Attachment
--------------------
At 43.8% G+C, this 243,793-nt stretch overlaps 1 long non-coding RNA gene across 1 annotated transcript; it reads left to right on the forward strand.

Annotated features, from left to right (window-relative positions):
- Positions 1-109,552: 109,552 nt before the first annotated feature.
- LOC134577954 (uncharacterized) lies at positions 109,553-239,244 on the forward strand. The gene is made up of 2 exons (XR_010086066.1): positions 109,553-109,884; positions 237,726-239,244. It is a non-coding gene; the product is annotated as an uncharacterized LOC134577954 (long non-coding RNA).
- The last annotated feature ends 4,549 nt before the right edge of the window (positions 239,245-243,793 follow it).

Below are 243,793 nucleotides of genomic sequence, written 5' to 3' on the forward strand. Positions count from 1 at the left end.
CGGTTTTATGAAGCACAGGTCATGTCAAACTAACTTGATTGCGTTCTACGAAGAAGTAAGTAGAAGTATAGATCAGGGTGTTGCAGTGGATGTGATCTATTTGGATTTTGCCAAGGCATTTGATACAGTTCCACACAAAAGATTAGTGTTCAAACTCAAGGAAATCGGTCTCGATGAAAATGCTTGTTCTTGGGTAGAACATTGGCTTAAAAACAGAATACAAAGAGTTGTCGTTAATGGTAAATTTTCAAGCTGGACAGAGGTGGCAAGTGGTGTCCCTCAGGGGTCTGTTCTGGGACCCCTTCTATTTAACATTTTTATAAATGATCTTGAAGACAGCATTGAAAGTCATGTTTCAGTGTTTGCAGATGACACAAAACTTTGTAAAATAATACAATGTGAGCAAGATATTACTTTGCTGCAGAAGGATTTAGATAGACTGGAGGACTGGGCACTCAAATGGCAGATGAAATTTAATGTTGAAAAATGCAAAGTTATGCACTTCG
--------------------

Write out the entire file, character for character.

At 43.8% G+C, this 243,793-nt stretch overlaps 1 long non-coding RNA gene across 1 annotated transcript; it reads left to right on the forward strand.

Annotated features, from left to right (window-relative positions):
- Positions 1-109,552: 109,552 nt before the first annotated feature.
- LOC134577954 (uncharacterized) lies at positions 109,553-239,244 on the forward strand. The gene is made up of 2 exons (XR_010086066.1): positions 109,553-109,884; positions 237,726-239,244. It is a non-coding gene; the product is annotated as an uncharacterized LOC134577954 (long non-coding RNA).
- The last annotated feature ends 4,549 nt before the right edge of the window (positions 239,245-243,793 follow it).

Below are 243,793 nucleotides of genomic sequence, written 5' to 3' on the forward strand. Positions count from 1 at the left end.
CGGTTTTATGAAGCACAGGTCATGTCAAACTAACTTGATTGCGTTCTACGAAGAAGTAAGTAGAAGTATAGATCAGGGTGTTGCAGTGGATGTGATCTATTTGGATTTTGCCAAGGCATTTGATACAGTTCCACACAAAAGATTAGTGTTCAAACTCAAGGAAATCGGTCTCGATGAAAATGCTTGTTCTTGGGTAGAACATTGGCTTAAAAACAGAATACAAAGAGTTGTCGTTAATGGTAAATTTTCAAGCTGGACAGAGGTGGCAAGTGGTGTCCCTCAGGGGTCTGTTCTGGGACCCCTTCTATTTAACATTTTTATAAATGATCTTGAAGACAGCATTGAAAGTCATGTTTCAGTGTTTGCAGATGACACAAAACTTTGTAAAATAATACAATGTGAGCAAGATATTACTTTGCTGCAGAAGGATTTAGATAGACTGGAGGACTGGGCACTCAAATGGCAGATGAAATTTAATGTTGAAAAATGCAAAGTTATGCACTTCG